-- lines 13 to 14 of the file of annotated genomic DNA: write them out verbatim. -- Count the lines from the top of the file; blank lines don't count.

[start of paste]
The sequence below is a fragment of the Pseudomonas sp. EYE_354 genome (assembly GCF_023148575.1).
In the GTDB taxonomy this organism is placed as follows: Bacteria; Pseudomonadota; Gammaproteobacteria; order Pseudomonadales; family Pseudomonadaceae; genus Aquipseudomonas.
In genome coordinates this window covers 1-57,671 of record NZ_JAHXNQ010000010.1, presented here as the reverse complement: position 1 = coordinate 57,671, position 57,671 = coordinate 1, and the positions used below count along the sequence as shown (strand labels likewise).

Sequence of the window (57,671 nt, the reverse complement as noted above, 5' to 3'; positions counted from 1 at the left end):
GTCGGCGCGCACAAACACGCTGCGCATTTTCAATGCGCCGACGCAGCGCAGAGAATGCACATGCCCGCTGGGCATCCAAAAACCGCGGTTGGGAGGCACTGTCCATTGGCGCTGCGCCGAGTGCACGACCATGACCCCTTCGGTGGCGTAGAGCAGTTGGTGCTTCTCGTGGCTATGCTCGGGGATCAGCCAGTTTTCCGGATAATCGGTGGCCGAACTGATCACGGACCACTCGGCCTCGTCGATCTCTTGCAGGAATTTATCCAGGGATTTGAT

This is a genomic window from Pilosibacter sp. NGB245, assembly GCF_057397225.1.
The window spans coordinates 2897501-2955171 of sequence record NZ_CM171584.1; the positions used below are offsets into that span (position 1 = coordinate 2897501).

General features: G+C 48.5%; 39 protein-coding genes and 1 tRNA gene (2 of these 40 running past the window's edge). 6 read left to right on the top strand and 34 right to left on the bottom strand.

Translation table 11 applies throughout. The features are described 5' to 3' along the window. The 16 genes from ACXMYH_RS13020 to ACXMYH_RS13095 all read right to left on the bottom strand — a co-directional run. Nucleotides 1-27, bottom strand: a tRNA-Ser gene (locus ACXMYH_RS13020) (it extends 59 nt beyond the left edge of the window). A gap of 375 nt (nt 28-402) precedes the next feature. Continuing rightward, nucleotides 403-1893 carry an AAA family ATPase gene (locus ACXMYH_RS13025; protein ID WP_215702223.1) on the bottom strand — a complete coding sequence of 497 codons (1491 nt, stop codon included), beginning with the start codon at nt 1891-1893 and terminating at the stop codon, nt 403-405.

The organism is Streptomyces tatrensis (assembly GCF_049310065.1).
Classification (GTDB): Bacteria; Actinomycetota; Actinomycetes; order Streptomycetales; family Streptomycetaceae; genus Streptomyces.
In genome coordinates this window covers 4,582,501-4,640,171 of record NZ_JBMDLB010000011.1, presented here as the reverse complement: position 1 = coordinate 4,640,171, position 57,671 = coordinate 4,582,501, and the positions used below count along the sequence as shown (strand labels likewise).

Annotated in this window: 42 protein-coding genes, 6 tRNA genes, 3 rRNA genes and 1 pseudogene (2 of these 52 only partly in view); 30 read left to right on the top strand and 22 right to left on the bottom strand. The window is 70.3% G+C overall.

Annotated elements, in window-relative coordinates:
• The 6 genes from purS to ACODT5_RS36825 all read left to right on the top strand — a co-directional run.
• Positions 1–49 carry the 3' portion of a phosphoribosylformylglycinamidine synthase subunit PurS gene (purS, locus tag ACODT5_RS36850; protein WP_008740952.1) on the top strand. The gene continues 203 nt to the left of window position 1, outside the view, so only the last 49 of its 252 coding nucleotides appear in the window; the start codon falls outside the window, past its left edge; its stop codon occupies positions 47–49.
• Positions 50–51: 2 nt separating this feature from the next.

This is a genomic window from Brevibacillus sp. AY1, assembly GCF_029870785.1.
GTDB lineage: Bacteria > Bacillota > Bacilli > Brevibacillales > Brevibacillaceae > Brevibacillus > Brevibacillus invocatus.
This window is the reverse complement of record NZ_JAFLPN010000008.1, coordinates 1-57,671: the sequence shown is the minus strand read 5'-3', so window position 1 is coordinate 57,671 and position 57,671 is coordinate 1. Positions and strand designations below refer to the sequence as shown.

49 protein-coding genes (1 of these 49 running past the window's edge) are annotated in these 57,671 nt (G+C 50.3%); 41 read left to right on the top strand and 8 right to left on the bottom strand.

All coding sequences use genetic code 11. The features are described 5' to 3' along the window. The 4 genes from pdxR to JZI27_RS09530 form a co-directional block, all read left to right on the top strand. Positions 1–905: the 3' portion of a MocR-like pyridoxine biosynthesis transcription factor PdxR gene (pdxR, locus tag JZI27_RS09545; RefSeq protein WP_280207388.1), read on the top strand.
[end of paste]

Annotated in this window: 42 protein-coding genes, 6 tRNA genes, 3 rRNA genes and 1 pseudogene (2 of these 52 only partly in view); 30 read left to right on the top strand and 22 right to left on the bottom strand. The window is 70.3% G+C overall.

Annotated elements, in window-relative coordinates: